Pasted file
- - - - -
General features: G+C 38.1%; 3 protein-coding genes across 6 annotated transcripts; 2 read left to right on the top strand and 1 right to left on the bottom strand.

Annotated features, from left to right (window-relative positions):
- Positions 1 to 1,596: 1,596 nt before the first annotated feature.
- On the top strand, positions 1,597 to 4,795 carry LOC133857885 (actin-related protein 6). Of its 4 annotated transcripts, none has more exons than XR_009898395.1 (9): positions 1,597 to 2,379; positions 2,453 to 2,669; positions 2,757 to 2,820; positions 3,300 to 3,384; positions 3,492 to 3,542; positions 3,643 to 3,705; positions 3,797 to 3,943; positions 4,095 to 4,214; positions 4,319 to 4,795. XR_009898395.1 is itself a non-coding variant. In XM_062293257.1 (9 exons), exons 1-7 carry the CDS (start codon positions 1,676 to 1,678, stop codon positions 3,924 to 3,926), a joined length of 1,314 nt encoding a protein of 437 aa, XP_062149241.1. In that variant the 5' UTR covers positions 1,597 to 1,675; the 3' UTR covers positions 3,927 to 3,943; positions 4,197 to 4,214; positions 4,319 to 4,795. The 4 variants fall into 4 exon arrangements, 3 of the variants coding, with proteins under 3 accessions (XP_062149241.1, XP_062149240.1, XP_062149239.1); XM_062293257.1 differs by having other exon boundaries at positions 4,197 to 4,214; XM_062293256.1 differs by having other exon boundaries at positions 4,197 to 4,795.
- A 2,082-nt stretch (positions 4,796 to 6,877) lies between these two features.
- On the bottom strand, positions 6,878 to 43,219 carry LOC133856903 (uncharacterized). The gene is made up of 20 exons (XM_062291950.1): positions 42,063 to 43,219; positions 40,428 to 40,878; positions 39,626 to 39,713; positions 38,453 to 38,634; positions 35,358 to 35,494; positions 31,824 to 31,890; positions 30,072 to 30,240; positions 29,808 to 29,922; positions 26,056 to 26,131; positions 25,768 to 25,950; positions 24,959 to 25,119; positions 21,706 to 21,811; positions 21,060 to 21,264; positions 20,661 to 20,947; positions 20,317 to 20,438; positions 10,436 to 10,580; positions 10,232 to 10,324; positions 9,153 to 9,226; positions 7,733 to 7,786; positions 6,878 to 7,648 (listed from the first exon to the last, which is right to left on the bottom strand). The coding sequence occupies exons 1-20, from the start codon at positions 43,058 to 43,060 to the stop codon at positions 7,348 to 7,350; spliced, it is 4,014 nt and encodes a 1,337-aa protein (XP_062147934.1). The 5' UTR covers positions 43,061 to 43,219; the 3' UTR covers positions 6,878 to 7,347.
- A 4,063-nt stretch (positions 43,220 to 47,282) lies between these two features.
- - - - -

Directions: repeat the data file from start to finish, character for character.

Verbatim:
General features: G+C 38.1%; 3 protein-coding genes across 6 annotated transcripts; 2 read left to right on the top strand and 1 right to left on the bottom strand.

Annotated features, from left to right (window-relative positions):
- Positions 1 to 1,596: 1,596 nt before the first annotated feature.
- On the top strand, positions 1,597 to 4,795 carry LOC133857885 (actin-related protein 6). Of its 4 annotated transcripts, none has more exons than XR_009898395.1 (9): positions 1,597 to 2,379; positions 2,453 to 2,669; positions 2,757 to 2,820; positions 3,300 to 3,384; positions 3,492 to 3,542; positions 3,643 to 3,705; positions 3,797 to 3,943; positions 4,095 to 4,214; positions 4,319 to 4,795. XR_009898395.1 is itself a non-coding variant. In XM_062293257.1 (9 exons), exons 1-7 carry the CDS (start codon positions 1,676 to 1,678, stop codon positions 3,924 to 3,926), a joined length of 1,314 nt encoding a protein of 437 aa, XP_062149241.1. In that variant the 5' UTR covers positions 1,597 to 1,675; the 3' UTR covers positions 3,927 to 3,943; positions 4,197 to 4,214; positions 4,319 to 4,795. The 4 variants fall into 4 exon arrangements, 3 of the variants coding, with proteins under 3 accessions (XP_062149241.1, XP_062149240.1, XP_062149239.1); XM_062293257.1 differs by having other exon boundaries at positions 4,197 to 4,214; XM_062293256.1 differs by having other exon boundaries at positions 4,197 to 4,795.
- A 2,082-nt stretch (positions 4,796 to 6,877) lies between these two features.
- On the bottom strand, positions 6,878 to 43,219 carry LOC133856903 (uncharacterized). The gene is made up of 20 exons (XM_062291950.1): positions 42,063 to 43,219; positions 40,428 to 40,878; positions 39,626 to 39,713; positions 38,453 to 38,634; positions 35,358 to 35,494; positions 31,824 to 31,890; positions 30,072 to 30,240; positions 29,808 to 29,922; positions 26,056 to 26,131; positions 25,768 to 25,950; positions 24,959 to 25,119; positions 21,706 to 21,811; positions 21,060 to 21,264; positions 20,661 to 20,947; positions 20,317 to 20,438; positions 10,436 to 10,580; positions 10,232 to 10,324; positions 9,153 to 9,226; positions 7,733 to 7,786; positions 6,878 to 7,648 (listed from the first exon to the last, which is right to left on the bottom strand). The coding sequence occupies exons 1-20, from the start codon at positions 43,058 to 43,060 to the stop codon at positions 7,348 to 7,350; spliced, it is 4,014 nt and encodes a 1,337-aa protein (XP_062147934.1). The 5' UTR covers positions 43,061 to 43,219; the 3' UTR covers positions 6,878 to 7,347.
- A 4,063-nt stretch (positions 43,220 to 47,282) lies between these two features.